How to Make Beef Jerky

Preserving meat is one of the most important skills for a survivalist to possess. This short tutorial provides easy-to-follow steps on how to make homemade beef jerky at home, giving you an excellent backup plan if you ever find yourself in a disaster scenario or lost in the wilderness without any food.

Beef Jerky is a popular snack that can be made in the oven. This article will show you how to make beef jerky in the oven. Read more in detail here: how to make beef jerky in oven.

Note from the editor: The following is an extract from Tim Ferriss’ latest book, The Four Hour Chef. 

An Overview of Food Dehydration

The removal of water from meals is what causes dehydration. This aids in the preservation of the food (bacteria need water) as well as the concentration of flavor. It’s a popular misperception that dehydrating food requires heat. However, it is low humidity, not heat, that causes dehydration. Warming the air around the food helps it stay dry, but if the air doesn’t move, the food will remain damp. As a result, while dehydrating food in the kitchen, be sure that air can move freely around it.

Side note: You may prevent dehydration by leaving the water in the meal but making it inaccessible to germs. Simply add chemicals that attach to water molecules and lock them away, such as sugar and salt. Because of this, lox (salt-cured salmon) and salted butter may be kept at room temperature, while unsalted butter cannot.

The World’s Finest Jerky

A survival skill isn’t always about preparing for adversity. While writing about apocalypse-proofing your life in his book Emergency, six-time New York Times best-selling author Neil Strauss discovered this. Yes, knowing how to preserve meat was beneficial. Learning to taste meat, on the other hand, was a skill.

He surveyed everyone in pursuit of the ultimate marinade: hard-core survivalists, friends’ grandfathers, chefs, and beyond. The best and simplest recipes that didn’t need a smoker or a food dehydrator were then split-tested. At a time, he buried almost identical pork pieces in 2–5 containers of marinade. He experimented with various brands and amounts of teriyaki sauce, as well as unexpected ingredients like truffle oil and mustard. It became a bit of a compulsion.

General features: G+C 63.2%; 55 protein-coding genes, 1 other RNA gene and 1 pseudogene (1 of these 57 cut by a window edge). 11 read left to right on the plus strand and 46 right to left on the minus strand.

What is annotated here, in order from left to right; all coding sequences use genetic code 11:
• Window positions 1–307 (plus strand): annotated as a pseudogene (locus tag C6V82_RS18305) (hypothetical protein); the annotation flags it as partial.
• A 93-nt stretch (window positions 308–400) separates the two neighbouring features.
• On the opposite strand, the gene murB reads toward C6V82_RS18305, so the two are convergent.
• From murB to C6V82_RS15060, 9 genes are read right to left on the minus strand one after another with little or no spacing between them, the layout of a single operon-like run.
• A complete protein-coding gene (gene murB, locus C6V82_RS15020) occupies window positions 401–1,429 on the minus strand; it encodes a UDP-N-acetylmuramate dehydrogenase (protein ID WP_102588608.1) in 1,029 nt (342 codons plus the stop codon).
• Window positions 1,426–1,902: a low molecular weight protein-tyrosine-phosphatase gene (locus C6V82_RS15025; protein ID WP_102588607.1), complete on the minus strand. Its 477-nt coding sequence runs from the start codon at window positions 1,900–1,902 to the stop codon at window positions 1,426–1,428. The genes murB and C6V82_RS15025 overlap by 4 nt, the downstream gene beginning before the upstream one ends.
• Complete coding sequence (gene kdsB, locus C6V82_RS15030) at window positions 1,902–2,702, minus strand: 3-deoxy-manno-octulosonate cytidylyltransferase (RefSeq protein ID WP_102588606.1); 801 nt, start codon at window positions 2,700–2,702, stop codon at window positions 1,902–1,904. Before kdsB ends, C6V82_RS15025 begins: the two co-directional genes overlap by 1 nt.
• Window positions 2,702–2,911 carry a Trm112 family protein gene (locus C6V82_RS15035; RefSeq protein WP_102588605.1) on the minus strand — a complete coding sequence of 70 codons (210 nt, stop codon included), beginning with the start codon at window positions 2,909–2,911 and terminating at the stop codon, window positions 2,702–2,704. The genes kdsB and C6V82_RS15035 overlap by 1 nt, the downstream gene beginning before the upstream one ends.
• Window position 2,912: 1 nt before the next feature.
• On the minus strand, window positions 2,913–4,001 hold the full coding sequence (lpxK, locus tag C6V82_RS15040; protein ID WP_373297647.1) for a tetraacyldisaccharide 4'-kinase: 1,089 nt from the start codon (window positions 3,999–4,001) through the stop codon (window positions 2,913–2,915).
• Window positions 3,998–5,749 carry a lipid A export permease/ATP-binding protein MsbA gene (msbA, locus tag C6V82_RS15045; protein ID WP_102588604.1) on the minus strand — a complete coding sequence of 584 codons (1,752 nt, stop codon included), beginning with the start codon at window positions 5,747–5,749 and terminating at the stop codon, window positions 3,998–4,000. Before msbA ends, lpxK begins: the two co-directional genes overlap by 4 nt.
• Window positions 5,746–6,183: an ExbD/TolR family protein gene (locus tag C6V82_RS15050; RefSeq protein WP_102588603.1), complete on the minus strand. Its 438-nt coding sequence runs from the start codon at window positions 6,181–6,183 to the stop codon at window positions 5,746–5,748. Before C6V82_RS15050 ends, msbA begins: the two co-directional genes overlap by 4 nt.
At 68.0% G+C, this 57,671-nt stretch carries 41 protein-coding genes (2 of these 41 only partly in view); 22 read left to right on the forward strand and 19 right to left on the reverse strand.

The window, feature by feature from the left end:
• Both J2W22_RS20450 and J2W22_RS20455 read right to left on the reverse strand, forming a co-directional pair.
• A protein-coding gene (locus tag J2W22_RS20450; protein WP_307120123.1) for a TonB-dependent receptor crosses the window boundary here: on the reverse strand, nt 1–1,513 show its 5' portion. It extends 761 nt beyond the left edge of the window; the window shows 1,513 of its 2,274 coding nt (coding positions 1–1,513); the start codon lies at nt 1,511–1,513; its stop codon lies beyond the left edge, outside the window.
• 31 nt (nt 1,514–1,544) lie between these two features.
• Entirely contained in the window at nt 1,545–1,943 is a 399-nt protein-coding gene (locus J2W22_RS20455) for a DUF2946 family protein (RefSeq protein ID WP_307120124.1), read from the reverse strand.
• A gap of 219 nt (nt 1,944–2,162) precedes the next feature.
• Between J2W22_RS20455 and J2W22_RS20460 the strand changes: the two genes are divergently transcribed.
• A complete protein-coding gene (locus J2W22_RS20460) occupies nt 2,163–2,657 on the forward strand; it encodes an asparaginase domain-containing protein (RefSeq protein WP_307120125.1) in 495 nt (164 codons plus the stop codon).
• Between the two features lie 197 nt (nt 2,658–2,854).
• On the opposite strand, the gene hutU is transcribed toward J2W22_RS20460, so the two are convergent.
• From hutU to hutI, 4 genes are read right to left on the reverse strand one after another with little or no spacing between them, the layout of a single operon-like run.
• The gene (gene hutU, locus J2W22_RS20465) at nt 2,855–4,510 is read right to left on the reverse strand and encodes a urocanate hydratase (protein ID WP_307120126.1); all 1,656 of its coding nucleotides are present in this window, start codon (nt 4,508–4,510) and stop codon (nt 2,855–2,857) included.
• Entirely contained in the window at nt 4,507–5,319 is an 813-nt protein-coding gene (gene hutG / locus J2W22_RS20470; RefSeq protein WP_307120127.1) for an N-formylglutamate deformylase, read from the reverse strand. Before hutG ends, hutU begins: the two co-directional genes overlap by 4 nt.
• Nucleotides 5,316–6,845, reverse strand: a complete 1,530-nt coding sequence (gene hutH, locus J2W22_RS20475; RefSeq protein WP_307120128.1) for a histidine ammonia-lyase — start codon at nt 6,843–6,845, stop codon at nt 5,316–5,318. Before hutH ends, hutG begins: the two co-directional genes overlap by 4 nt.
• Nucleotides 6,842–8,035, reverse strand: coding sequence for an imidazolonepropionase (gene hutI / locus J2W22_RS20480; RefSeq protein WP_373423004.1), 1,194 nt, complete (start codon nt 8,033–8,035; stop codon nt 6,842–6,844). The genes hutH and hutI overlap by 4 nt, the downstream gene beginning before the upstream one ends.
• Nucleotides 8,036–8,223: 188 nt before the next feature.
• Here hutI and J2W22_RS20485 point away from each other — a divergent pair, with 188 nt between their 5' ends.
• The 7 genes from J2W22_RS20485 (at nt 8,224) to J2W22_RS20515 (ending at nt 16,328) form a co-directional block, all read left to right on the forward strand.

The following recipe came out on top in every tasting test.

This recipe is meant for home use, not for use in the wild, but it may be tweaked to suit your needs.

Hands-on Experience

1 hour 15 minutes

Time allotted

15 minutes + 24 hours marinating time, plus up to 24 hours drying and chilling time

Gear

  • Knife
  • Large lidded container
  • Foil made of aluminum
  • Serve with a wooden or plastic serving spoon.

Ingredients (for a 2.3kg (5lb) serving)

  • Lean brisket, 2 kilogram (5 lb)
  • Kikkoman soy sauce, 470 mL (2 c)
  • 2 c Worcestershire sauce (470 mL) (Neil likes Lea & Perrins)
  • 2 c. rich, delicious teriyaki sauce (470 mL) (Kikkoman Takumi Garlic & Green Onion or, Soy Vay Veri Veri Teriyaki)
  • 240 mL (1 c) liquid smoke (any brand will suffice since liquid smoke isn’t always simple to come by)
  • 120 mL (half a cup) Dark corn syrup Karo (you can also try blackstrap molasses)
  • 3 teaspoons garlic powder
  • 3 tablespoons onion powder
  • 3 tablespoons sesame seeds
  • 3 tablespoons brown sugar
  • 1 teaspoon cayenne

PREP

00 To make slicing simpler, place the meat in the freezer for an hour. Slice the meat as thinly as possible across the grain (less than 0.6 cm or 14′′). Call the butcher ahead of time and ask him to slice 2 kilograms (5 lb) of lean brisket at this thickness if you’re lazy or don’t know how to use a knife. The jerky will be nicer and last longer if the beef is thinner.

 

PICKUP